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 [vār´ĭ-sēz] (L.)
plural of varix.
Miller-Keane Encyclopedia and Dictionary of Medicine, Nursing, and Allied Health, Seventh Edition. © 2003 by Saunders, an imprint of Elsevier, Inc. All rights reserved.


Plural of varix.
Farlex Partner Medical Dictionary © Farlex 2012


Plural of varix.
The American Heritage® Medical Dictionary Copyright © 2007, 2004 by Houghton Mifflin Company. Published by Houghton Mifflin Company. All rights reserved.


Plural of varix Any widely dilated vein, commonly, the saphenous veins, dilated through the viscissitudes of pregnancy, childbirth, life in general and esophagus. See Esophageal varices, Varicose veins.
McGraw-Hill Concise Dictionary of Modern Medicine. © 2002 by The McGraw-Hill Companies, Inc.


Plural of varix.
Medical Dictionary for the Health Professions and Nursing © Farlex 2012


(var'iks) (var'i-sez?) plural.varices [L., twisted or dilated vein]
1. A tortuous dilatation of a vein. See: varicose vein
2. Less commonly, dilatation of an artery or lymph vessel.

aneurysmal varix

A direct communication between an artery and a varicose vein without an intervening sac.

arterial varix

A varicosity or dilation of an artery.

chyle varix

A varix of a lymphatic vessel that conveys chyle.
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esophageal varix

A tortuous dilatation of an esophageal vein, esp. in the distal portion. It results from any condition that causes portal hypertension, typically cirrhosis of the liver. Müller's maneuver; illustration


If an esophageal varix bursts, massive hemorrhage occurs, and the patient may die within minutes.


Medical treatment includes administration of a beta blocker, such as nadolol, with a nitrate, such as isosorbide, to lower portal pressures and decrease the likelihood of variceal bleeding. Invasive therapies include the injection of sclerosing agents or rubber banding of the dilated vein.

Patient care

Bleeding esophageal varices constitute a medical emergency, requiring immediate treatment to control hemorrhage and prevent hypovolemic shock. The patient’s vital signs, SaO2, ABGs, electrolyte and fluid volume balance, and level of consciousness are closely monitored. Intravenous access must be established promptly and fluid resuscitation, followed by transfusion and the administration of plasma are critical to early stabilization of the patient. Medical therapies also include the use of vasoconstricting drugs, such as vasopression. Endoscopy is used to identify the site of the ruptured vessels which may then be treated with sclerotherapy, ligation, or banding.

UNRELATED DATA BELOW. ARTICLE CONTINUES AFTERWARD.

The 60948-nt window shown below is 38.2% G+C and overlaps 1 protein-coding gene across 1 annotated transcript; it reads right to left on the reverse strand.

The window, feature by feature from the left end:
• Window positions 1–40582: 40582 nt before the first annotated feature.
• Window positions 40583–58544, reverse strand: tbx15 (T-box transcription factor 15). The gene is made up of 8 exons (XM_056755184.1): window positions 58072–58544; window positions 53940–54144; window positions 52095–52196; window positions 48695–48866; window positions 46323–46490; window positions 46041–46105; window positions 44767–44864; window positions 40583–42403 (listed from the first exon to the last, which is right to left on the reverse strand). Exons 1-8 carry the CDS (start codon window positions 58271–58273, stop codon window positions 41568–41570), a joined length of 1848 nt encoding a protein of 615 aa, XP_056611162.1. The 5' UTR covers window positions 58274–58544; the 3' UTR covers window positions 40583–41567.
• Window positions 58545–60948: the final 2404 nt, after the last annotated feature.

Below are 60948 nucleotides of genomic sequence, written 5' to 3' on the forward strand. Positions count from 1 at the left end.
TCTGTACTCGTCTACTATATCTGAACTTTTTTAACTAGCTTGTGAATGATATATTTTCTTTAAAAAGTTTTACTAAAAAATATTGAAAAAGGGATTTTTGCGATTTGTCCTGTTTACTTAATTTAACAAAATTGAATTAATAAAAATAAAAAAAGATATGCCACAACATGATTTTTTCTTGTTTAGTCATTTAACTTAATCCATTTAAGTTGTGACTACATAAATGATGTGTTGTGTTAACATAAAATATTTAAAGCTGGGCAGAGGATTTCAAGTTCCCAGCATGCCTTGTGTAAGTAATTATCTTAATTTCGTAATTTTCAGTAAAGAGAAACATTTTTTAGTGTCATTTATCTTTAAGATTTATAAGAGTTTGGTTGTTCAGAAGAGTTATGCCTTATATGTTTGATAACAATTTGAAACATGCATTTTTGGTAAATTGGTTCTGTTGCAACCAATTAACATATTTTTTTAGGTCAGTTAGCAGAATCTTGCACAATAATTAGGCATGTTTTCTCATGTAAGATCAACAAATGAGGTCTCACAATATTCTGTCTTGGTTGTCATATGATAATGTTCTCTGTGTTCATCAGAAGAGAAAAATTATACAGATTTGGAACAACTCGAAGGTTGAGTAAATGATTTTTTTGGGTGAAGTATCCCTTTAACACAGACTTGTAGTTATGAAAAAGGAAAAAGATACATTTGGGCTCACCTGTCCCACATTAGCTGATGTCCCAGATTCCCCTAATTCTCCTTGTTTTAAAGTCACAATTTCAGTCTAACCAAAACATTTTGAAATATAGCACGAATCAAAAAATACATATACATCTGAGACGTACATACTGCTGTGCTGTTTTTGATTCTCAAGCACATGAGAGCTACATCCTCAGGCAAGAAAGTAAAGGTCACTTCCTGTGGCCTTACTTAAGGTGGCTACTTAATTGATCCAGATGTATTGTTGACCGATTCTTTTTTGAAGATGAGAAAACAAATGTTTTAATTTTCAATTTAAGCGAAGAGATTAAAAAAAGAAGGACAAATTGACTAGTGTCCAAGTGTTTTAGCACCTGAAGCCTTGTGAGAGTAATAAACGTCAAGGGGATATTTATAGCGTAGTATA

Surgical procedures to prevent rebleeding include portocaval or mesocaval shunts, portosystemic anastomosis, splenorenal shunting or liver transplantation. All procedures are explained, sensation messages provided, and reassurance and emotional support offered.

lymphaticus varix

Dilatation of a lymphatic vessel.

turbinal varix

Permanent dilatation of veins of turbinate bodies.
Medical Dictionary, © 2009 Farlex and Partners


Varicosities. Swollen, twisted and distorted lengths of vessels, usually veins. Veins affected by varices are called VARICOSE VEINS and these are commonest in the legs. Oesophageal varices are the varicosities of the veins at the lower end of the OESOPHAGUS that occur when the portal vein drainage through the liver is impeded by CIRRHOSIS. They are liable to cause dangerous bleeding. The singular form of the word is varix.
Collins Dictionary of Medicine © Robert M. Youngson 2004, 2005


A type of varicose vein that develops in veins in the linings of the esophagus and upper stomach when these veins fill with blood and swell due to an increase in blood pressure in the portal veins.
Gale Encyclopedia of Medicine. Copyright 2008 The Gale Group, Inc. All rights reserved.
References in periodicals archive ?
SAAG is an excellent biochemical parameter in differentiating ascites due to portal hypertension from other causes of ascites and ascites with high SAAG is indirectly associated with the presence of esophageal varices in cirrhotic patients2,5.
The relationship between the demographic parameters and the presence and group of esophageal varices with liver histopathology of the patients was examined for univariate analysis.
Occurrence of discrete large varix with no other source of hemorrhage and with no evidence of esophageal varices.8
Follow-up contrast-enhanced CT 3 days after CARTO confirmed complete obliteration of the efferent vein and duodenal varices (Fig 3).
Upper GI endoscopy (EGD) remains the gold standard for the evaluation of the presence of esophageal and gastric varices (GEV) [32, 33].
A follow-up endoscopy was performed after 10 days of the index endoscopy where complete obliteration of the gastroesophageal varices was ascertained.
We divided PHE into two grades: Grade 1 which includes edema, erythema, granularity, friability, and/or spontaneous bleeding and Grade 2 which includes cherry-red spots, telangiectasias, angiodysplasia-like lesions, and varices.
Since cyanoacrylate injection is the first line therapy for variceal bleeding from gastric varices, the readers have the chance of knowing the authors' experience.
A review of intravenous contrast-enhanced CT imaging showed extensive venous varices around the stoma involving the abdominal wall with a large draining varix arising from the portal system, likely the inferior mesenteric vein [Figure 1].
Ando et al., "A case of vaginal varices that caused massive bleeding after vaginal delivery," The Shinshu Medical Journal, vol.
Other complications in PVT patients with cirrhosis were portal hypertensive gastropathy (n = 7, 46.7%), esophageal varices (n = 7, 46.7%), gastric varices (n = 3, 20.0%), and variceal hemorrhage (n = 5, 33.3%).
The clinical significance increases when portal pressure increases above 10 mmHg (formation of varices) and above 12 mmHg (variceal bleeding and ascites).